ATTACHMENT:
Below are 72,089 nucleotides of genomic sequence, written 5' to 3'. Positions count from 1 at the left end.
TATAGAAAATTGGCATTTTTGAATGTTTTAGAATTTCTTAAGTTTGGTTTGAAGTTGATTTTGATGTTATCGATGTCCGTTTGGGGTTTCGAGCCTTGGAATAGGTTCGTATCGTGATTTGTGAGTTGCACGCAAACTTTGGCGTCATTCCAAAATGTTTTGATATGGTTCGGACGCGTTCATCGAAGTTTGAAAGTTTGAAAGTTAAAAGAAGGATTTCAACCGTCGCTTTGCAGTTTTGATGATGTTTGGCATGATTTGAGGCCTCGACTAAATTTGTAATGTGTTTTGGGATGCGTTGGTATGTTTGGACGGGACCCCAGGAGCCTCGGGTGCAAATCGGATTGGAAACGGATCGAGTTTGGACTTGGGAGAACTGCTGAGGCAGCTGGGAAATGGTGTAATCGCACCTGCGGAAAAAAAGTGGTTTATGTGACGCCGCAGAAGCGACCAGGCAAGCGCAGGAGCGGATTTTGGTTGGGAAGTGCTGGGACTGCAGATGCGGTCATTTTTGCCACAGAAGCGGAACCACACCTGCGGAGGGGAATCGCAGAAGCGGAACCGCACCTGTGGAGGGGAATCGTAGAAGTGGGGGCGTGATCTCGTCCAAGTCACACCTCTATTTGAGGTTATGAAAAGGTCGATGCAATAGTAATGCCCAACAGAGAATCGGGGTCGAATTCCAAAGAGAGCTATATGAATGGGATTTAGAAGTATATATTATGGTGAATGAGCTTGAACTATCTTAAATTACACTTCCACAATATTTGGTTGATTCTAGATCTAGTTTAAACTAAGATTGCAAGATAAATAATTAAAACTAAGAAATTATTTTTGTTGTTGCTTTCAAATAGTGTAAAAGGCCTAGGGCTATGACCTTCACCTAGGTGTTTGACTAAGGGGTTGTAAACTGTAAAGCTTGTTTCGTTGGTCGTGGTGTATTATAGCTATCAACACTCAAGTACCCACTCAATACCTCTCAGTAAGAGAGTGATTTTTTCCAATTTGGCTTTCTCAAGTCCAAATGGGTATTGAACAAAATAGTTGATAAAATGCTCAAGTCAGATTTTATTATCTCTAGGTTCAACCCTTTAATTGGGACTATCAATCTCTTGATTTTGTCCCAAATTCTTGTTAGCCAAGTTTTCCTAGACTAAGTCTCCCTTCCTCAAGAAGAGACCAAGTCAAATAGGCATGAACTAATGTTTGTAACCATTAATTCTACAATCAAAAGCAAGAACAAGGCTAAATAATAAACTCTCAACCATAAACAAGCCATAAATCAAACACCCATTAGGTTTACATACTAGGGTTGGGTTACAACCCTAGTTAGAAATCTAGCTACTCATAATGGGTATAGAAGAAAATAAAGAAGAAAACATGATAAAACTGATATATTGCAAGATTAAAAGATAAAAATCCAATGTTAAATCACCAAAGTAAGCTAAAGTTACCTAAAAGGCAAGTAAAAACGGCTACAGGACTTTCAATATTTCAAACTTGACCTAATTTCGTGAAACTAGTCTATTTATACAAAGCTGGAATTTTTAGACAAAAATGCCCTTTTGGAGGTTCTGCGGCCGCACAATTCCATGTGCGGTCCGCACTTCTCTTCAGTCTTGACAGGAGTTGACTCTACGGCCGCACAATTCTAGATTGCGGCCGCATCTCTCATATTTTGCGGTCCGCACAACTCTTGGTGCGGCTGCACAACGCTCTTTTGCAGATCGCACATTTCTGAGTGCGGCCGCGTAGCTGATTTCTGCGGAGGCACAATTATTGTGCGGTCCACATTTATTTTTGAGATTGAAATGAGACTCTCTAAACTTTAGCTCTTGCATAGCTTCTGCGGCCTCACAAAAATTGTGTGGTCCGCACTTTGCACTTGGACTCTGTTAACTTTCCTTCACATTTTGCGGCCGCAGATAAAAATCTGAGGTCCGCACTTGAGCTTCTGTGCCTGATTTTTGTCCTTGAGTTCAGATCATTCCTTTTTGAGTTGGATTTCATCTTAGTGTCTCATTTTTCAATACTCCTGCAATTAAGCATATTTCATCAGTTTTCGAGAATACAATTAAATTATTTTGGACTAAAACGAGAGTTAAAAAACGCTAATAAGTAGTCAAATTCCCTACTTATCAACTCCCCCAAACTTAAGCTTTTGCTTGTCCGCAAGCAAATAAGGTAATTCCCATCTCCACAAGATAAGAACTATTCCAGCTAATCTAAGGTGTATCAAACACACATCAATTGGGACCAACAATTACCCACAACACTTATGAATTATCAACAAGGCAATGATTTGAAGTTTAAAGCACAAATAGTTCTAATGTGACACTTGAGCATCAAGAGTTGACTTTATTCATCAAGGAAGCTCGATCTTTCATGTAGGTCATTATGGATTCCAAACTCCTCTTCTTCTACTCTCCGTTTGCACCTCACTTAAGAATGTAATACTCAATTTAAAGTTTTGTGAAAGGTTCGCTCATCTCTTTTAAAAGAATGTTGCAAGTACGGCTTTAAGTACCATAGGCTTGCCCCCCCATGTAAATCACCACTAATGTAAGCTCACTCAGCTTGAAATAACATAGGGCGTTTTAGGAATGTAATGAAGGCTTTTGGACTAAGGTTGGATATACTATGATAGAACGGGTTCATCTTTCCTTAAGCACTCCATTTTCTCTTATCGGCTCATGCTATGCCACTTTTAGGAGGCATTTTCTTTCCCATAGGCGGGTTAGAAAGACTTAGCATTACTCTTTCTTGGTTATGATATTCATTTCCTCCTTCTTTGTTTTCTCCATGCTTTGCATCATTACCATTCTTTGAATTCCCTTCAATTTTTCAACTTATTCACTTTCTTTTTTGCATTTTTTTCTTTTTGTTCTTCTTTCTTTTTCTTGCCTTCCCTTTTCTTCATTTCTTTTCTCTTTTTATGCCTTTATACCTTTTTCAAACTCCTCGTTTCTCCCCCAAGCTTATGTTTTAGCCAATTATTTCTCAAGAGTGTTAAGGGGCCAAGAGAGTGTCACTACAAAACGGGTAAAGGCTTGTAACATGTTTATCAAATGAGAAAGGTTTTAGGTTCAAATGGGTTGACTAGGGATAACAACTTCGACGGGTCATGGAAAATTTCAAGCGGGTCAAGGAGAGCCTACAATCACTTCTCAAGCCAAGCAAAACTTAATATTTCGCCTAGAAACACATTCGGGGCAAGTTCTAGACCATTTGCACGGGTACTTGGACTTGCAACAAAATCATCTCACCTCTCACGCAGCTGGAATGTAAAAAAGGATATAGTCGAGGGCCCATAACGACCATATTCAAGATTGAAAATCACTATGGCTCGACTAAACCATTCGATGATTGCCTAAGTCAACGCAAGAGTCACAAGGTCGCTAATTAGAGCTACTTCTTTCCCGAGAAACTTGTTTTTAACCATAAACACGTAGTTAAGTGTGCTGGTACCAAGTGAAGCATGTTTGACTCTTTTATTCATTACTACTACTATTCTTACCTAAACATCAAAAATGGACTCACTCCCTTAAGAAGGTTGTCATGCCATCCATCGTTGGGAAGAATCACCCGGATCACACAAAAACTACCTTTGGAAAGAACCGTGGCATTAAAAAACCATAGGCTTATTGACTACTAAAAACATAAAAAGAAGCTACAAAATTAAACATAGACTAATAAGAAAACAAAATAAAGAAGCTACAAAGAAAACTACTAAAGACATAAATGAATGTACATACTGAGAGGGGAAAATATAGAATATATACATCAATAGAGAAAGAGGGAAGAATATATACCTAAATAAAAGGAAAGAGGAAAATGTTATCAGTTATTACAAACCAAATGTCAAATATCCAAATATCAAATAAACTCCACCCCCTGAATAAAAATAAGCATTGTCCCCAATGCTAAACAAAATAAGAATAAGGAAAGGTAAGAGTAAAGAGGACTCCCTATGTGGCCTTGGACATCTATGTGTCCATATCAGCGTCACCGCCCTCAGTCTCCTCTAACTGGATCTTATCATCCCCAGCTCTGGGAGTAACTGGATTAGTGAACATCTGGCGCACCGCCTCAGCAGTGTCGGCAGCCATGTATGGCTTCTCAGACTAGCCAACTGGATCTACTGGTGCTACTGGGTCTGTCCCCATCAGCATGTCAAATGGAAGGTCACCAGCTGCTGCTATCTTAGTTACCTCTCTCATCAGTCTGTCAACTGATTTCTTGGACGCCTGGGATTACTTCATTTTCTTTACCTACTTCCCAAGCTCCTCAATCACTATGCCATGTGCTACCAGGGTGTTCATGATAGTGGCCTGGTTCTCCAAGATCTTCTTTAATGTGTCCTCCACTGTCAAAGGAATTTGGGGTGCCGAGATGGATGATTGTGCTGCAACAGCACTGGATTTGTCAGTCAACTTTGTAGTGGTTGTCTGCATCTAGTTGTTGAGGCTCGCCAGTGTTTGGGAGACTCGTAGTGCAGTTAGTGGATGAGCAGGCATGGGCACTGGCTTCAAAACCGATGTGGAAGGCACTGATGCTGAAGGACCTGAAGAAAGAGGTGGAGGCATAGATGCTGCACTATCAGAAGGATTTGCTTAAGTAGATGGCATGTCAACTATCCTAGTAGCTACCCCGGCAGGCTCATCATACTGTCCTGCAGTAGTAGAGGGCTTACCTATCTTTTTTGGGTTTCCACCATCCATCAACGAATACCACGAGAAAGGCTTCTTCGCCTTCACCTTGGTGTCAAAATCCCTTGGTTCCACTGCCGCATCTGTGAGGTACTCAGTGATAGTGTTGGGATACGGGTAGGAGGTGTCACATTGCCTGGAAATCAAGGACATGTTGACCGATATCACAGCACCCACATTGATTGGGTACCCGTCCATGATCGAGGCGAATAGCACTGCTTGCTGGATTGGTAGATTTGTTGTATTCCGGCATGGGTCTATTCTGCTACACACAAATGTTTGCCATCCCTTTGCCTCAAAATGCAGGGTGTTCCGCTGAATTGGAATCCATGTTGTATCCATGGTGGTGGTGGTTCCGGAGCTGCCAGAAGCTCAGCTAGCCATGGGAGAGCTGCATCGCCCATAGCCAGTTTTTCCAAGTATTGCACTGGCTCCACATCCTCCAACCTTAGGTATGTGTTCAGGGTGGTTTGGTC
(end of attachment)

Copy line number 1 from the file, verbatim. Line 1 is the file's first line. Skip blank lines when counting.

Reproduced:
Below are 72,089 nucleotides of genomic sequence, written 5' to 3'. Positions count from 1 at the left end.